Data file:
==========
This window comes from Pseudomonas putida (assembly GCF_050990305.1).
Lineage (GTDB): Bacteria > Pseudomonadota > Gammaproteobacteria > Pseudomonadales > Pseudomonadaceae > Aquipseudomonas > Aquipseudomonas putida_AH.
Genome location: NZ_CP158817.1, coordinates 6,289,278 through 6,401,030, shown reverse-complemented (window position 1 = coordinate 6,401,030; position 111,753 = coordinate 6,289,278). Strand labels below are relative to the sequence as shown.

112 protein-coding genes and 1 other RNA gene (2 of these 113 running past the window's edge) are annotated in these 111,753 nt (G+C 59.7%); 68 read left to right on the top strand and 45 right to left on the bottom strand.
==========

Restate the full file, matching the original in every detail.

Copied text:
This window comes from Pseudomonas putida (assembly GCF_050990305.1).
Lineage (GTDB): Bacteria > Pseudomonadota > Gammaproteobacteria > Pseudomonadales > Pseudomonadaceae > Aquipseudomonas > Aquipseudomonas putida_AH.
Genome location: NZ_CP158817.1, coordinates 6,289,278 through 6,401,030, shown reverse-complemented (window position 1 = coordinate 6,401,030; position 111,753 = coordinate 6,289,278). Strand labels below are relative to the sequence as shown.

112 protein-coding genes and 1 other RNA gene (2 of these 113 running past the window's edge) are annotated in these 111,753 nt (G+C 59.7%); 68 read left to right on the top strand and 45 right to left on the bottom strand.